My thoughts as a preferred countries consultant (NOT taxes) - i.e. for the TRUE PT (perpetual traveller) client follow.
I would also focus on the national laws in each case, regarding at what point does the specific country deem residency for tax purposes. As a rule of thumb that is usually 180, 181, 182, or 183 days. AND whether successive years of less than their statutory limit, automatically deems one taxable.
Also we MUST be cognacient of the types of business activities (while in a “pass thru” country) that would cause you to be taxable (withOUT exceeding the limit of stay). Therefore, that would automatically cause you to be deemed taxable.
A true nomad, typically rotates between 2 to 3 countries at minimum during a fiscal year - as such, the level of taxation may NOT be as important, as compared to when is residency and/or domicile deemed to have occurred, and what is that country’s definition of residency or domicile for tax purposes.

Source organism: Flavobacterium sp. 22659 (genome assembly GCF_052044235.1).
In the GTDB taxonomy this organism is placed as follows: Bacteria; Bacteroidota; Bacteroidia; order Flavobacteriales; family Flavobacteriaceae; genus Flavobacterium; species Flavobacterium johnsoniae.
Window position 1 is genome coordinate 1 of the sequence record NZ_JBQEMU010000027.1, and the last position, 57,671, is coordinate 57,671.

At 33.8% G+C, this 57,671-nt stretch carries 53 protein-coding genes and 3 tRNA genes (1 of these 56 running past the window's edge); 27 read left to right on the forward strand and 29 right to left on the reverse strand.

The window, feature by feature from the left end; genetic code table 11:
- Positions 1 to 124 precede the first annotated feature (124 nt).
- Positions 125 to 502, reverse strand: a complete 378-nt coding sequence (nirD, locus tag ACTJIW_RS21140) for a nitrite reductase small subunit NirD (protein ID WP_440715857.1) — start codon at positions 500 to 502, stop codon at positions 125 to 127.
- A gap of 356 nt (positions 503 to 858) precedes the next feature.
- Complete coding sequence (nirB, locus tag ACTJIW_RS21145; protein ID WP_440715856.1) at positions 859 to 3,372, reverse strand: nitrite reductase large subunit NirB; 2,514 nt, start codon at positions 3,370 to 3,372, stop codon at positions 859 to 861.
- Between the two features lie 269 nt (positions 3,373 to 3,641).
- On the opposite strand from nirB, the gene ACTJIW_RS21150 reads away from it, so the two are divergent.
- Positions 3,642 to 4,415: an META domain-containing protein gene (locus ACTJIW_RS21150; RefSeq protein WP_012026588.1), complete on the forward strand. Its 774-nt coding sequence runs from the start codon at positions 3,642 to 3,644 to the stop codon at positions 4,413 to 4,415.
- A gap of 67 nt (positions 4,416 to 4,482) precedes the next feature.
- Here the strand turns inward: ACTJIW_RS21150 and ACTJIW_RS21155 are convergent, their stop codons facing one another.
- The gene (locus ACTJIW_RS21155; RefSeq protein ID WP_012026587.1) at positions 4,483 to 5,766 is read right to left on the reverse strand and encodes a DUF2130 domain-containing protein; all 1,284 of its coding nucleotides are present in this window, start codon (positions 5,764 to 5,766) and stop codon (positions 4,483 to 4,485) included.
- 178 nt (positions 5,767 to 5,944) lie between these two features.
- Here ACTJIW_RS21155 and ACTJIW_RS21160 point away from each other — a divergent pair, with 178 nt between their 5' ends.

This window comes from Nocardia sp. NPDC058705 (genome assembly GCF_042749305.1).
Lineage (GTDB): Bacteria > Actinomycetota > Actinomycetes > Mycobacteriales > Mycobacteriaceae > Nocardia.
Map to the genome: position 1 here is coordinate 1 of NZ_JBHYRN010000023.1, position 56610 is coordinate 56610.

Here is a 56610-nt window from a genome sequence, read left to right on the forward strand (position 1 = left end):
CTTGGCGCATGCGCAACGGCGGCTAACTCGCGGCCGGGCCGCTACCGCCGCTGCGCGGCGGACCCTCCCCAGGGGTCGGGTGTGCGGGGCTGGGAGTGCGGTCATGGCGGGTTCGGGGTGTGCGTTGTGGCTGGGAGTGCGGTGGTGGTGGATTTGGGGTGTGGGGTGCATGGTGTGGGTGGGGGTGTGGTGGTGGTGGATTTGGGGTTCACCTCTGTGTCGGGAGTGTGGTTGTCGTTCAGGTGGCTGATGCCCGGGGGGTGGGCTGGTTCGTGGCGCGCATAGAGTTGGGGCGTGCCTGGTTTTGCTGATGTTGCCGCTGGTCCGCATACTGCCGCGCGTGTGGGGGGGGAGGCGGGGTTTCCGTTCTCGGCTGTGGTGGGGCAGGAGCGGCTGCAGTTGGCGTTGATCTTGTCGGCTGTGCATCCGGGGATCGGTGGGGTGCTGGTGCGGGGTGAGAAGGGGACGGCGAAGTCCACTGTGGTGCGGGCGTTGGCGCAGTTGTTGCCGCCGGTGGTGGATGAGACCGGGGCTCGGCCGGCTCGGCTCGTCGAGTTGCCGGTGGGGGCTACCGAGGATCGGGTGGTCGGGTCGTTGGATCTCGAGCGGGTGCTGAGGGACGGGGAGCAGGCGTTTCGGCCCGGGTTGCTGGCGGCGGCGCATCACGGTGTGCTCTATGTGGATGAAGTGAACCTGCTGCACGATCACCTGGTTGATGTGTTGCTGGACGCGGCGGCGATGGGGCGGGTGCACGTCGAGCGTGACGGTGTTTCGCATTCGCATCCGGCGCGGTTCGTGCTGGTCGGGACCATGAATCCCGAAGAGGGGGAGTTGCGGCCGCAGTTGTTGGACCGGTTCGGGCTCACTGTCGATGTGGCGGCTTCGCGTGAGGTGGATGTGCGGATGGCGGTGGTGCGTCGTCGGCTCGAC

These TWO terms are NOT synonymously interpreted, and ARE OFTEN interpreted differently by many countries, from our normal “western” interpretation.
Being a true PT is NO longer relegated to only the wealthy - many with only modest incomes, those who have remote businesses, or pensions CAN & DO participate as PTs.
HINT: as a former manager with Deloitte (MAS division), I can tell you that as a general rule, at least one of the BIG Four audit firms (Arthur, Deloitte, Ernst Young, PWc) has compiled the tax rules for a given country - these publications are FREE of charge and available on the net, and are usually referred to as Country Guides.